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No. What you linked to will work, but will require you to activate the contactor with 240v. Tyzippers linked to a two pole contactor (both hot lines run through the contactor) that is activated by 120v (the coil voltage). Coil voltage is different than the rating and number of poles.
Oh, so I would not need to activate it off of a DC power supply, correct? I would just run a 120v AC line to it.
 

jeffmeh

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Correct. Run one hot leg and neutral to the coil contacts, run both hots into the two line contacts and out the two load contacts.
 

SilverZero

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I assume I can just tie the coil into one of the hot legs of the main 240v line instead of running a separate hot to the coil all the way from the breaker or service panel, correct?
 

BadNewsBrewery

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Correct - jumper one hot leg from the load side of your 240v supply to half of the coil. Run a dedicate switched neutral to the other half of the coil. When you close the switch, the coil sees 120v, the contactor closes and allows 240v to the load side.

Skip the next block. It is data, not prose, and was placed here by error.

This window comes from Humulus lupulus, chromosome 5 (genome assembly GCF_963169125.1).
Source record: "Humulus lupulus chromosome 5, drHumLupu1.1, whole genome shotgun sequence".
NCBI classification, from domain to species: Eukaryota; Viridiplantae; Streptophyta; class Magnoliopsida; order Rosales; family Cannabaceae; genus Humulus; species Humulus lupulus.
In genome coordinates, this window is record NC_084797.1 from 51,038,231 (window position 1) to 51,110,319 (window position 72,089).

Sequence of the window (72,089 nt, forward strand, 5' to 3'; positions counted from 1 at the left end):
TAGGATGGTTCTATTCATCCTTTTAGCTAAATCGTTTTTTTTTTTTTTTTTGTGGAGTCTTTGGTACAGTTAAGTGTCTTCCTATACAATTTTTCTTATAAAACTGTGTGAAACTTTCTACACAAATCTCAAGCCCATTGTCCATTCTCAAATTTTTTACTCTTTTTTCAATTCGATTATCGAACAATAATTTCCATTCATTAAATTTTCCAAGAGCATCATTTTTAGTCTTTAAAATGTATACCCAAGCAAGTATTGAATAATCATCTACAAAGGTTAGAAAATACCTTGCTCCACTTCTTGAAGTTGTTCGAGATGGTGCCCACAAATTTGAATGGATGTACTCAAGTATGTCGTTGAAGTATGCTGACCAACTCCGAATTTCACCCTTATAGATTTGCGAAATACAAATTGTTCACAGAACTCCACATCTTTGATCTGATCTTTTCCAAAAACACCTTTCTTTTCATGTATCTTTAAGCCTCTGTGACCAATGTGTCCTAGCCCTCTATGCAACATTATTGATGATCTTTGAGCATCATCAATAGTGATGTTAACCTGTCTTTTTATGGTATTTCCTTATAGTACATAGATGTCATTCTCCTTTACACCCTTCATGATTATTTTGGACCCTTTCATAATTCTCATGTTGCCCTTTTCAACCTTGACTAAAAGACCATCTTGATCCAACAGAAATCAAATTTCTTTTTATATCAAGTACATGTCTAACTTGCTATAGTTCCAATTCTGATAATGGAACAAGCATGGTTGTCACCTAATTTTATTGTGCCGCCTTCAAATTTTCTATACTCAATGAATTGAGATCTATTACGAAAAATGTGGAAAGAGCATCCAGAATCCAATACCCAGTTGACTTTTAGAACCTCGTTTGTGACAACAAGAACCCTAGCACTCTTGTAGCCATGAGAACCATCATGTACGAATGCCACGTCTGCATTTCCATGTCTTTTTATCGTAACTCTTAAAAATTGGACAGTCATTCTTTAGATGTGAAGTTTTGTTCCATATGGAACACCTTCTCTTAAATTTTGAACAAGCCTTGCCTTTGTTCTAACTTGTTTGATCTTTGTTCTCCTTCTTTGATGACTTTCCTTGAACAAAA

SilverZero

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Very cool. Thanks for letting me hijack, guys!

I guess at this point I'm starting to re-think whether I'd still rather just put a high-amp DPST switch on the 240v lines to kill both legs when not in operation. I guess I'll have to weigh the pros and cons. :)

Also, I would recommend against the Auber PID 2451 with the included timer. https://www.homebrewtalk.com/f170/auber-pid-swa-2451-experience-301167/